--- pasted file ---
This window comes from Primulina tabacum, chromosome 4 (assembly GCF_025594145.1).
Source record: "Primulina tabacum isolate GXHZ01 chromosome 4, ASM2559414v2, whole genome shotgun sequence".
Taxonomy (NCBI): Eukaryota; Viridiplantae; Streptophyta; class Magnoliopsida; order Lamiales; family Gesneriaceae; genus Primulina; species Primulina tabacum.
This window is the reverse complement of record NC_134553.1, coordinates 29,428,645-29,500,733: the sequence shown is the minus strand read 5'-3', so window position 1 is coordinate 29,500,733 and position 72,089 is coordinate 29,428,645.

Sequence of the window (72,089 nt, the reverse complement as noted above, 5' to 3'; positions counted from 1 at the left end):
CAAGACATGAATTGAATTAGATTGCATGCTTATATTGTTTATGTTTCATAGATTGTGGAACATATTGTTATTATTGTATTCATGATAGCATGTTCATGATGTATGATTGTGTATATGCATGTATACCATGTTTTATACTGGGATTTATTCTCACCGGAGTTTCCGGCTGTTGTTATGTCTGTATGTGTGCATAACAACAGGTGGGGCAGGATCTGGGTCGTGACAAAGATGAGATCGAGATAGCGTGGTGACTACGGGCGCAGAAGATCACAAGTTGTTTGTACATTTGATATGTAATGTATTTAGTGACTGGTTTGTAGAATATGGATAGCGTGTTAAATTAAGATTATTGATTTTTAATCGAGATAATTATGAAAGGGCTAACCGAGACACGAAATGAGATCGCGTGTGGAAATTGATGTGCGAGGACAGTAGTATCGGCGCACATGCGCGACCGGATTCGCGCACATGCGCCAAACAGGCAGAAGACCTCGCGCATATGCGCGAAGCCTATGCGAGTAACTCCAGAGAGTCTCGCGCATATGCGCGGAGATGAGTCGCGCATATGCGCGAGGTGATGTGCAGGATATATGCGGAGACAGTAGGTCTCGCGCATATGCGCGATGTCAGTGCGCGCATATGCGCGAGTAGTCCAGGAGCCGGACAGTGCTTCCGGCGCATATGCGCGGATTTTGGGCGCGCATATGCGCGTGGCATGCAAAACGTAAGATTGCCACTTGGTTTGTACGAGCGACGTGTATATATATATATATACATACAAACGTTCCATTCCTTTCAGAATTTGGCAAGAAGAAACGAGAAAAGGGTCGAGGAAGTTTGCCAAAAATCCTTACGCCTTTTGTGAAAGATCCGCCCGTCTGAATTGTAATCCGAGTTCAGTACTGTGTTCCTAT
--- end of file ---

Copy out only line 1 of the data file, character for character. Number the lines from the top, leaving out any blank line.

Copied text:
This window comes from Primulina tabacum, chromosome 4 (assembly GCF_025594145.1).